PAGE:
Whether you’re backpacking for a couple of weeks, months or even for a whole year – one of the biggest challenges you’ll face before you head to Oz is deciding on what to take with you.
If you are planning your first backpacking trip in Australia it’s good to know that how much you take with you can really shape your trip – trust us, over packing and lugging around 30kg will become pretty annoying, pretty quickly.
To help you with your trip preparation, we’ve created a handy packing checklist that you can print off and use to check items off as you put them in your backpack.
Remember that whatever you bring with you could be stolen or damaged, so avoid packing your favourite t-shirt you’ve had for years or that dress you saved up for weeks to buy.
Consider packing items that can be used for multiple purposes, like a sarong that can be used as a sheet, pillowcase, skirt and something to lie on when you’re on the beach.
One of the best things about Australia is that it is really easy to pick up many of the same items and brands that you would find at home. So unless you are going to the middle of the outback, you won’t be far from getting hold of what you need.
Your backpack will be home to all of your belongings for the next couple of weeks or months, so choose carefully – 10–12 kg is ideal. The bigger the backpack, the more tempting it is to keep adding things in there.
Seasoned travellers work on the “wear one, wash one” theory. While this might seem a little extreme for your first backpacking trip, try to think about whether you really need to bring 10 pairs of shorts and 15 t-shirts.
When you are putting things in your backpack, ask yourself these three questions:
Debit / credit card (Have you notified your bank you are going abroad?)
Travel insurance documents
Photocopies of passport (if you lose your passport this can be helpful)
Driving license (if you’re planning on hiring a campervan or car while you’re out in Australia you will definitely need this).
Mobile phone (preferably unlocked so you can use it with an Aussie SIM card)
Student card – get access to some great discounts on tourist attractions
Pro travellers work on the “wear one, wash one” theory. Laundry is regularly lost, damaged or taken at hostels and launderettes, so don’t pack your favourite items of clothing.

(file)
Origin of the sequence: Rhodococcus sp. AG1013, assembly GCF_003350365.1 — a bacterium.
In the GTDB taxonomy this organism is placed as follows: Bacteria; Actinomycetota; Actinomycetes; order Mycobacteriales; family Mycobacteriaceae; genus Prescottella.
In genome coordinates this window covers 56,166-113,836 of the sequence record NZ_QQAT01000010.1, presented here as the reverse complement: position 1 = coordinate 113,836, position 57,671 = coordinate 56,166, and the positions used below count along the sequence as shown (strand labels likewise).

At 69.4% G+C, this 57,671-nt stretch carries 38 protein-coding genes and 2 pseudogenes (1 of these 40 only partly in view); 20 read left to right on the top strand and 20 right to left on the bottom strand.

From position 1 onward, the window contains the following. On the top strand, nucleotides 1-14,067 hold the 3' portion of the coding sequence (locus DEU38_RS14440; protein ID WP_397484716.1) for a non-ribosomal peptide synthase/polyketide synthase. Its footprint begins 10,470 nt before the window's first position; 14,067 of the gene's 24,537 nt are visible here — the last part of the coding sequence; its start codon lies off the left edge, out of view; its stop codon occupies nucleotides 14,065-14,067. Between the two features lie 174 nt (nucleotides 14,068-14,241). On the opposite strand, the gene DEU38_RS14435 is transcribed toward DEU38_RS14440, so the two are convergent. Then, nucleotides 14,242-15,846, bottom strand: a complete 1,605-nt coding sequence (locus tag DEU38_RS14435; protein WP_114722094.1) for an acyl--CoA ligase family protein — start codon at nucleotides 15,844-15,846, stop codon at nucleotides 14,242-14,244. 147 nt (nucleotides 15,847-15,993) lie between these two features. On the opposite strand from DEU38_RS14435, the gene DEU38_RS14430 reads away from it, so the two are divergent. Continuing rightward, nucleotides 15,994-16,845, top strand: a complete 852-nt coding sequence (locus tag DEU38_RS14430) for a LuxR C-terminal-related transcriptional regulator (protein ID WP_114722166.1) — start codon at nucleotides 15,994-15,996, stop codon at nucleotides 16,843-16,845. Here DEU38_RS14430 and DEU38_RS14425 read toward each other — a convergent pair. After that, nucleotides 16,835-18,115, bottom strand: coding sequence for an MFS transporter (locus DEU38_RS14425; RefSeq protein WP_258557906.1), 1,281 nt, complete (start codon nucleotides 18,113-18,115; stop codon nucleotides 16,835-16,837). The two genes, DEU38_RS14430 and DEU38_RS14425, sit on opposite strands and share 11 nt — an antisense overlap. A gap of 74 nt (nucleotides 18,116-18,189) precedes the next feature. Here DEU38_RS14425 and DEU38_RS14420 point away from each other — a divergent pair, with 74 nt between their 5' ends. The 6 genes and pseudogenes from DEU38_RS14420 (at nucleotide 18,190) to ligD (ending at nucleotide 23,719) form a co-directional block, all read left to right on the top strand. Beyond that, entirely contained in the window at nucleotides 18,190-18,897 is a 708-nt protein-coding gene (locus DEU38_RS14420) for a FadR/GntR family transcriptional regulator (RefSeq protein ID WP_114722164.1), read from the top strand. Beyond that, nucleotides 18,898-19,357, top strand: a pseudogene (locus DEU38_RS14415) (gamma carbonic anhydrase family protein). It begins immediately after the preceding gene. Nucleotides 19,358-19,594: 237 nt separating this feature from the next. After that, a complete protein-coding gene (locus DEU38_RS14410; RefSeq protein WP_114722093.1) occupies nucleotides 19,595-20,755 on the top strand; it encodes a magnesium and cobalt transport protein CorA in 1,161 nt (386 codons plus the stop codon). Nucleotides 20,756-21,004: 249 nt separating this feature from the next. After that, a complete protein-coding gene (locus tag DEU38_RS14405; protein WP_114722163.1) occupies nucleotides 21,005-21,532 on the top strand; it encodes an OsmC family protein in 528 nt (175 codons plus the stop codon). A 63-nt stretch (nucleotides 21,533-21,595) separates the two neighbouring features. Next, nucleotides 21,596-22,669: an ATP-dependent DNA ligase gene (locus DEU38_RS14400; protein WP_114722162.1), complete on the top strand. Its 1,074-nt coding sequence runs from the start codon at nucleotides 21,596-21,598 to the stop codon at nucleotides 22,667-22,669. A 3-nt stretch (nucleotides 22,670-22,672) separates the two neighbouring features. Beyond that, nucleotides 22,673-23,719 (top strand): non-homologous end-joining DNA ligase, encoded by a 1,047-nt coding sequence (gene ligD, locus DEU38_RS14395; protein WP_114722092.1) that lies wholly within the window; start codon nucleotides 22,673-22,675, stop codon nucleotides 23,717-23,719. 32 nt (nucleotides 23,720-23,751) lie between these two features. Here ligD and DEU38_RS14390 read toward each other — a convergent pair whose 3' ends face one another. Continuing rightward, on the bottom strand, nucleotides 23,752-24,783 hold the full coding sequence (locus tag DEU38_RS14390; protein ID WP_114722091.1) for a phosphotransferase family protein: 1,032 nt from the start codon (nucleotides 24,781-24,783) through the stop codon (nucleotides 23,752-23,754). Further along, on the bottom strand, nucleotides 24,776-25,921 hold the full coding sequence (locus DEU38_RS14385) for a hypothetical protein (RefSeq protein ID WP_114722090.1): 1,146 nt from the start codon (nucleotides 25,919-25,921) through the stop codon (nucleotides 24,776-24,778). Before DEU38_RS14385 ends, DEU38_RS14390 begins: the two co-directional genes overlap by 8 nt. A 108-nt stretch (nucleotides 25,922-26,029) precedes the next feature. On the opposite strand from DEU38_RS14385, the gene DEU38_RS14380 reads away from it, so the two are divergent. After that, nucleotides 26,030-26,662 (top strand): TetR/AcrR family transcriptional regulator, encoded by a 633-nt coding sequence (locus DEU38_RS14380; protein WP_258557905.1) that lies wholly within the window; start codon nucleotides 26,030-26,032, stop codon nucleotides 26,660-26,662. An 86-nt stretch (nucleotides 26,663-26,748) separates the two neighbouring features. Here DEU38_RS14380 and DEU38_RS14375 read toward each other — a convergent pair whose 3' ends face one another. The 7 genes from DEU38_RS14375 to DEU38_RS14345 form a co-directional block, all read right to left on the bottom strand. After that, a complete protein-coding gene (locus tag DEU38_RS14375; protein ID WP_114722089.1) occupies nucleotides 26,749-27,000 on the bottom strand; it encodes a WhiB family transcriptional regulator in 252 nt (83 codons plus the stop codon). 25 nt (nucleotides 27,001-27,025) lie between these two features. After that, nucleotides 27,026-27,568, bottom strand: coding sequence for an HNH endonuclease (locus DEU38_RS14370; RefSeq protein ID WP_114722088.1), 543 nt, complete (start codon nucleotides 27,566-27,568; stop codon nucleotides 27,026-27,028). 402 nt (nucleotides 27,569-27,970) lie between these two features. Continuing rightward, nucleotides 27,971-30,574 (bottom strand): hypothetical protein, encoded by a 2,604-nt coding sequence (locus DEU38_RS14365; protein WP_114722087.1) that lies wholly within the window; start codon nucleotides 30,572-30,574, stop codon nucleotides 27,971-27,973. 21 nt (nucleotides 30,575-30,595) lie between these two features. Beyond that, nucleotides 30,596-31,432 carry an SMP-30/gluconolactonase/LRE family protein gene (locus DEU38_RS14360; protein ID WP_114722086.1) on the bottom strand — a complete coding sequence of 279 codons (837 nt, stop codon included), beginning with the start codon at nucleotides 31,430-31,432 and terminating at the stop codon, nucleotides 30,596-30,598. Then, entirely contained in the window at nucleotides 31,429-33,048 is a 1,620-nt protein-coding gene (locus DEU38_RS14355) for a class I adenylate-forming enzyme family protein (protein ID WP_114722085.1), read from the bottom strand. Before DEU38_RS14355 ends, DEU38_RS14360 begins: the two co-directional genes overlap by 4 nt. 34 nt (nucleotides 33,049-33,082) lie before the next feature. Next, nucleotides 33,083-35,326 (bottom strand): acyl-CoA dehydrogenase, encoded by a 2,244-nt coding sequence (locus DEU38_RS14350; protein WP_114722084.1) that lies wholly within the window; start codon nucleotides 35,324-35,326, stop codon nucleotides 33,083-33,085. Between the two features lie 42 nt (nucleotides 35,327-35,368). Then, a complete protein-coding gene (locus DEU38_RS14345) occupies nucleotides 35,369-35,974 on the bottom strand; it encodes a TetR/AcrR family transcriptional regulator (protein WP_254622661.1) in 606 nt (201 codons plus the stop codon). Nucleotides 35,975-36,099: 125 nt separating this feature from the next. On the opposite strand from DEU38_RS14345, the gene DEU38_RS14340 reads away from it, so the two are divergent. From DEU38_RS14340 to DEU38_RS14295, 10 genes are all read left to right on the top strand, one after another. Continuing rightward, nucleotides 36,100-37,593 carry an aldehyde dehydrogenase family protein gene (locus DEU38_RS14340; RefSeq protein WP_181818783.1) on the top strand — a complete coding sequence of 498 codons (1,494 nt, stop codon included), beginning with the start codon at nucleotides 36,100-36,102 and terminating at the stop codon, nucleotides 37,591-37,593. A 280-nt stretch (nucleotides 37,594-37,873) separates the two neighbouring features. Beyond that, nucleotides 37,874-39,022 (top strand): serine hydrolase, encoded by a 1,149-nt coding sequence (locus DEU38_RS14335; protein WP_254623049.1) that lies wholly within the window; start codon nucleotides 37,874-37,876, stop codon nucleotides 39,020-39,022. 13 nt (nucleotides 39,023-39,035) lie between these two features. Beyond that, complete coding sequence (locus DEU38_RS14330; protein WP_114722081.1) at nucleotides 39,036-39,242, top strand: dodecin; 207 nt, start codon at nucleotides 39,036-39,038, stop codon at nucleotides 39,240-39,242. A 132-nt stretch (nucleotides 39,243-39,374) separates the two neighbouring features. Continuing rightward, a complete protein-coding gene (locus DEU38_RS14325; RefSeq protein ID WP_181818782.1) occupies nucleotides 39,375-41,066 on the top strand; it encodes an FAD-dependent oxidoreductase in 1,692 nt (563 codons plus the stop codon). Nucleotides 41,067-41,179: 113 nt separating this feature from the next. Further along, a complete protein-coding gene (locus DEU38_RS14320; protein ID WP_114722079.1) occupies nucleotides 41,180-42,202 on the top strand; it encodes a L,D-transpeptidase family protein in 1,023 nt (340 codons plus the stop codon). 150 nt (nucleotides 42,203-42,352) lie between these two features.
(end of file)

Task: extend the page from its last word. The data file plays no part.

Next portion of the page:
Short sleeve t-shirts
Long sleeve t-shirt (cover up from the sun)
Swimwear – couple of bikini’s or swimming trunks
Socks and underwear
Shorts / pair of trousers / leggings
A thin water / wind resistant jacket (for cooler nights or the air-con during bus or plane journeys)
Some parts of Australia get pretty cold during the Southern Hemisphere winter, so think about bringing a warm jumper / cardigan / fleece jacket
Flip Flops (Thongs)
A pair of smart shoes or sandals
2 x Microfibre travel towels (1 for showering and 1 for the beach)
Prescription medicine you need from home
Small travel mirror
Ear plugs and eye mask
Spare glasses or contacts if you wear them
Brush or comb
Don’t bother to bring any heavy bottles of shampoos or shower gels, you can easily and cheaply pick these up from all chemists in Australia.
Basic first aid items; plasters, antibacterial cream (nasty bites or scrapes)
Things you may need to pick up when you arrive:
Antihistamine cream or tablets
Suncream is very affordable in Australia
Baby wipes and hand sanitizer
Kindle or tablet
External hard drive – if you are an avid photographer, don’t forget to bring external memory so that you can clear out pictures from your phone or camera if needed
A thin cotton sheet can come in handy if you spend some time in hostels
A pillow case – this can be used to cover hostel pillows, or can be stuffed with a towel to create a makeshift pillow for long journeys
A journal / notepad
Consider bringing an item that you can hide some emergency cash in. Get creative and make your own from some common items, such as a makeup container or a tube of sweets. Fold up some cash and keep it in the bottom of your backpack for emergencies.
Set of playing cards
Day bag – for carry-on luggage and big enough to carry things during the day
Is there anything not on this list that would make your essential backpacking checklist? Let us know in the comments below!
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